An interior life was developing alongside of what early visitors saw as Egyptian bureaucracy. The great master alchemist Hermes Trismegistus -- believed to be a contemporary of the Hebrew prophet Abraham -- proclaimed a fundamental truth about the inner and outer universe: "As above, so below; as below, so above." This maxim implied that a transcendent power beyond the physical universe was immanent in all humans, as One. Hermes said that history is a series of mirrors. Heaven and Earth, spirit and matter, the invisible and the visible worlds, is one Being, to which all humans are intimately linked.
Historians claim that the figure Hermes Trismegistus was a combination of the wisdom gods Hermes and Thoth. Since antiquity, this legendary "wise Egyptian" has been honored as the creator of mystical writings around alchemy, astrology, and medicine. Philosophers of the Renaissance celebrated Hermes Trismegistus as the founder of philosophy; Freemasons called him their “forefather,” and thinkers in the Enlightenment championed religious tolerance in his name. To this day, Hermes Trismegistus is a central figure of the occult, or secret knowledge, linked with the esoteric.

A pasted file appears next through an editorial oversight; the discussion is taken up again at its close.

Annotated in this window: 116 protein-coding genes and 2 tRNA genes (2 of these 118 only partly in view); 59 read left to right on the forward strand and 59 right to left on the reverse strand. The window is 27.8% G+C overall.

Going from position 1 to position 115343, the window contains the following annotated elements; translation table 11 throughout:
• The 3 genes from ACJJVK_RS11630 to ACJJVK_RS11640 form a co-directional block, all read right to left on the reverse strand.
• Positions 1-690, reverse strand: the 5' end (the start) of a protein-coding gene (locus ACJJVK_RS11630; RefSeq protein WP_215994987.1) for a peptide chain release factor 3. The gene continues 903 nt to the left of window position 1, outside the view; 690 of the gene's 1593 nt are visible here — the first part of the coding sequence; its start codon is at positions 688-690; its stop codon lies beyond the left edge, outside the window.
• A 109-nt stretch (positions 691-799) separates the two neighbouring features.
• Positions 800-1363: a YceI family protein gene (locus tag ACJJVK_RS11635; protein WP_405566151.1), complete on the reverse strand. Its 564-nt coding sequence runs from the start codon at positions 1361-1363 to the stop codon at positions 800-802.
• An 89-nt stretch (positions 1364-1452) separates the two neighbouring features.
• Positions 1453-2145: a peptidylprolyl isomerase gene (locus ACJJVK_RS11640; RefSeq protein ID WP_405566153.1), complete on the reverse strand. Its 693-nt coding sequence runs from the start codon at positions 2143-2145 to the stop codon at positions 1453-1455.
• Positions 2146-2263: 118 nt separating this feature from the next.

During the same period, Mesopotamian
societies established their unity in a different way. They lacked the tight bonding (command)
structure of the Egyptian empire. They were organized as multiple “urban
communities.” In comparison to
The city-states were like a confederation of several land-holding temples, the largest being first among equals. The chief priest of the “first” temple assumed the role of governor, responsible for operating irrigation systems and managing trade with other communities. The Mesopotamian people were in a less tightly bound system of city-states.
Mesopotamian cities – unlike